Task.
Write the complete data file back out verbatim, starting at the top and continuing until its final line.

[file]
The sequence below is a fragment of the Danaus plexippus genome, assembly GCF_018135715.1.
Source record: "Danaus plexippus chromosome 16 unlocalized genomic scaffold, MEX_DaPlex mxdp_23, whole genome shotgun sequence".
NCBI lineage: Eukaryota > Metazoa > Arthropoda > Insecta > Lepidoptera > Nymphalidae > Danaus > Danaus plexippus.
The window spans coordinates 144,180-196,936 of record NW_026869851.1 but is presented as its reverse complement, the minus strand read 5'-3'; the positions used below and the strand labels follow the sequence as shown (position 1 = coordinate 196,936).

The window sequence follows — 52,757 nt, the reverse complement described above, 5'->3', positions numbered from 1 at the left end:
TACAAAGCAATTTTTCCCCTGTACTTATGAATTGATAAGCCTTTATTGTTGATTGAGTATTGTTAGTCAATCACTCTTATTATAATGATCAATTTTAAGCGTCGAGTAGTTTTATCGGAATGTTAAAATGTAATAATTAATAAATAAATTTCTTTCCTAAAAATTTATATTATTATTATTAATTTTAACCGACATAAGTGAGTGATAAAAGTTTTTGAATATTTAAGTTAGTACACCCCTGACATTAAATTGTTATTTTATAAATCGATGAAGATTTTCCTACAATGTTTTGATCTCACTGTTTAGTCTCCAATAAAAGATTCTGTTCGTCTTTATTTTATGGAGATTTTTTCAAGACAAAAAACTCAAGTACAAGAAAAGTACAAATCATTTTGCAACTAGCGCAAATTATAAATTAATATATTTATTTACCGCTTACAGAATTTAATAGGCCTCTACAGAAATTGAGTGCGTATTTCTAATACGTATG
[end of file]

The sequence below is a fragment of the Danaus plexippus genome, assembly GCF_018135715.1.
Source record: "Danaus plexippus chromosome 16 unlocalized genomic scaffold, MEX_DaPlex mxdp_23, whole genome shotgun sequence".
NCBI lineage: Eukaryota > Metazoa > Arthropoda > Insecta > Lepidoptera > Nymphalidae > Danaus > Danaus plexippus.
The window spans coordinates 144,180-196,936 of record NW_026869851.1 but is presented as its reverse complement, the minus strand read 5'-3'; the positions used below and the strand labels follow the sequence as shown (position 1 = coordinate 196,936).

The window sequence follows — 52,757 nt, the reverse complement described above, 5'->3', positions numbered from 1 at the left end:
TACAAAGCAATTTTTCCCCTGTACTTATGAATTGATAAGCCTTTATTGTTGATTGAGTATTGTTAGTCAATCACTCTTATTATAATGATCAATTTTAAGCGTCGAGTAGTTTTATCGGAATGTTAAAATGTAATAATTAATAAATAAATTTCTTTCCTAAAAATTTATATTATTATTATTAATTTTAACCGACATAAGTGAGTGATAAAAGTTTTTGAATATTTAAGTTAGTACACCCCTGACATTAAATTGTTATTTTATAAATCGATGAAGATTTTCCTACAATGTTTTGATCTCACTGTTTAGTCTCCAATAAAAGATTCTGTTCGTCTTTATTTTATGGAGATTTTTTCAAGACAAAAAACTCAAGTACAAGAAAAGTACAAATCATTTTGCAACTAGCGCAAATTATAAATTAATATATTTATTTACCGCTTACAGAATTTAATAGGCCTCTACAGAAATTGAGTGCGTATTTCTAATACGTATG